What would Christmas be without the sweet smell of cakes lingering around the house? Just like every year, self-taught baker Azra Dias works overtime to prepare yummy cakes for the holiday season.
For the past 25 years, Dias has been baking unique cakes and savoury dishes to make Christmas extra special for all. “I started cooking commercially when I was in my 20’s,” she says.
“From December 1, I buy the cherries and currents for my tea cakes and cut them in small chunks so that they can dry easily,” she told SAMAA Digital. “Some people want the rum assorted cake, so I have to get the fruit soaked in the rum a month before.”
Starting from brownies, she is now the master of many signature cakes. Her all-time hit is ‘Bath Cake’ but many people like her fruit and rich walnut cakes too. Dias’ personal favourite is the rum assorted fruit cake. Her cakes range from Rs1,800 to Rs3,000.
She believes that the tradition of baking cakes for Christmas in Pakistan dates back to the time of the British rule. “The Christians residing in India’s Goa used to bake cakes for Christmas.”
Dias is also famous for her cheese straws and milk toffees. “While people usually fry it, I make baked cheese straws,” she remarked. Dias always gets the order for these food items in bulk.
“It’s not that I get orders only during Christmas, my food is equally liked by Hindus, Muslims and Parsis in all seasons,” she added.
For the mother of three, the quality of her cakes is her top priority as all her food is even cooked in mineral water. “If you use the cheap quality products, you will never get the right taste,” said Dias. “I don’t keep the profit on my food, for me it always quality over quantity.” She even gets the cinnamons for her baked goods from abroad.
Dias has something for everyone. She even prepares food for small parties of 150 people, for which you can contact her on her Facebook page, Azra’s Kitchen.
How did it start?
Dias started baking at a time when gas ovens were not that common. “I told my husband that you better buy me a gas oven as it was my dream to bake something in it,” she shared.
Even after getting a gas oven things did not turn out to be so perfect for her. “When I baked my first-ever batch of brownies, they turned out to be as hard as pappy [twice-baked bread],” she recalls. However, after multiple tries, her brownies began to win everyone over.
One time when she was teaching at the City School, she baked some brownies for the school. Much to her surprise, all the teachers asked her for the recipe after tasting them.
“When one of my friends took the recipe and tried to make the same brownies, they did not turn out to be that juicy,” she said. And it was then, that all her friends named her baked goodies ‘Azra’s juicy brownies’.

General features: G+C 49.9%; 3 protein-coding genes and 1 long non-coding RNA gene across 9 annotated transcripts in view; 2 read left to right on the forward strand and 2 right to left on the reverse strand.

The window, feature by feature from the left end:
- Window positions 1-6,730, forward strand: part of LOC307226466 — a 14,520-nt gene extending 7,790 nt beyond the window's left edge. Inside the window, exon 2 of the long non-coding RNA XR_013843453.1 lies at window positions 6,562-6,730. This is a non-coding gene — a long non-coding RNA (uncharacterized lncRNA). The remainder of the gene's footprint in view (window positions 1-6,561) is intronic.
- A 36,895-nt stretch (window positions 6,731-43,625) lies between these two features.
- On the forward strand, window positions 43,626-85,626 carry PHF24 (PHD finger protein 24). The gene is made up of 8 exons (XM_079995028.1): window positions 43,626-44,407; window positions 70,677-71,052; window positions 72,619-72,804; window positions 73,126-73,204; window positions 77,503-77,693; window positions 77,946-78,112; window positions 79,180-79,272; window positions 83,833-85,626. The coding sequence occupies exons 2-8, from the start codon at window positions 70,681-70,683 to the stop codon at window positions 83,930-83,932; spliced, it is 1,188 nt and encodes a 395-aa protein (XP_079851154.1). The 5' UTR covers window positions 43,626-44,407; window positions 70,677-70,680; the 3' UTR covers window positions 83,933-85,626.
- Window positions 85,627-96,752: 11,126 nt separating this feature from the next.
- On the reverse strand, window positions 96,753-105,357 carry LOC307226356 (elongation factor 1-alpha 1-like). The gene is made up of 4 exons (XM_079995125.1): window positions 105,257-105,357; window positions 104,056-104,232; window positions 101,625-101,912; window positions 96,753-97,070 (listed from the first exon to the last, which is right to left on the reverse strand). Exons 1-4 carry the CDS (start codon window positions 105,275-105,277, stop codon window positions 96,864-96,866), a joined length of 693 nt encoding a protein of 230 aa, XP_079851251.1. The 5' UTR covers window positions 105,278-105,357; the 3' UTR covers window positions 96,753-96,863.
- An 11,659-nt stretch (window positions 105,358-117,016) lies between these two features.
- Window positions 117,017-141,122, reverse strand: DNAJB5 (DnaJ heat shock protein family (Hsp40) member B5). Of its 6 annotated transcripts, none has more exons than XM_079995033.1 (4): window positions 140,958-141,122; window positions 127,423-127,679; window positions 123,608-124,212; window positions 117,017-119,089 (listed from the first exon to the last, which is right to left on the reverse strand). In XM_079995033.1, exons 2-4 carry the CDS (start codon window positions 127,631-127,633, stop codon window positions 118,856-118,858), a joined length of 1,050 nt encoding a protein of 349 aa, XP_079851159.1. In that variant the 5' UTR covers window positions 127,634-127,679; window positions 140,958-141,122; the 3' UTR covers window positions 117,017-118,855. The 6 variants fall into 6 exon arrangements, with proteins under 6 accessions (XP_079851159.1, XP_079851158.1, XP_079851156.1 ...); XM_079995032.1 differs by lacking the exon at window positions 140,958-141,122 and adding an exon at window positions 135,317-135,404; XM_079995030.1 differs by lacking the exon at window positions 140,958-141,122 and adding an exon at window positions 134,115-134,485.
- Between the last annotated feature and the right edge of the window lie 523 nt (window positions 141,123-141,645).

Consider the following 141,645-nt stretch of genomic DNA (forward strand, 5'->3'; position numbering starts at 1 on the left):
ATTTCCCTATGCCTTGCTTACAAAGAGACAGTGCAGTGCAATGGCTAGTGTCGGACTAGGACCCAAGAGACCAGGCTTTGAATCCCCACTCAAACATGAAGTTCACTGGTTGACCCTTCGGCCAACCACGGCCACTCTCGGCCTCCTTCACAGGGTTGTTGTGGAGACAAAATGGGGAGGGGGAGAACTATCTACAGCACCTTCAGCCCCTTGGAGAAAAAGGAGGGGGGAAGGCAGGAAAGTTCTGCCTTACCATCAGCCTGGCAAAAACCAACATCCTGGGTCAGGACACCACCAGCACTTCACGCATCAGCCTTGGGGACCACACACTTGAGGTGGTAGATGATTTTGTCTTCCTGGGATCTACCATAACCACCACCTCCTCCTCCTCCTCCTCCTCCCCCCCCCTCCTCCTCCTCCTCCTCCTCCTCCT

After her friend’s encouragement, she started baking commercially and kept her brownies at Mr Velloz’s canteen at St Joseph’s College.
It was just the beginning for Dias as Mr Velloz then further referred her food to canteens in other schools such as Beaconhouse School System, The City School, St Michaels and even Karachi Grammar School.
Agha’s Supermarket and Sanis Medical and General Store’s shelves are always decked with Azra’s food items. There was a time when she even started to get orders from Lahore and Islamabad.
“[My friends] used to tell me that if I start selling [my] brownies, I will become a multibillionaire one day,” she said. “I am still not a multibillionaire but I earn good money,” she added with a smirk.
Coping with poor vision
Two years back, life took a little U-turn in Dias’s life when her corneas shrunk and she was diagnosed with partial blindness.
“It was the moment when I thought everything was finished, without my eyes I was nothing,” said Dias. The journey was tough but after multiple surgeries, her sight has improved considerably.
“After taking a gap from my food business, I don’t take order in bulk now,” she said. Dias now enjoys cooking for her family more now.
Dias follows the footsteps of her father and makes special food every Christmas. “Although I am not very fond of eating, I look forward to cooking for my family, friend’s ad loved ones.”
For this year’s Christmas, balchao, sorpotel, roasted cow tongue and turkey is making way to Dias’ dinner table.
Since the practice of making traditional Goan food is slowly dying, Dias calls her all every family member from the start of December to cook together.
Dias, who is the eldest of her siblings, believes that Christmas is all about togetherness.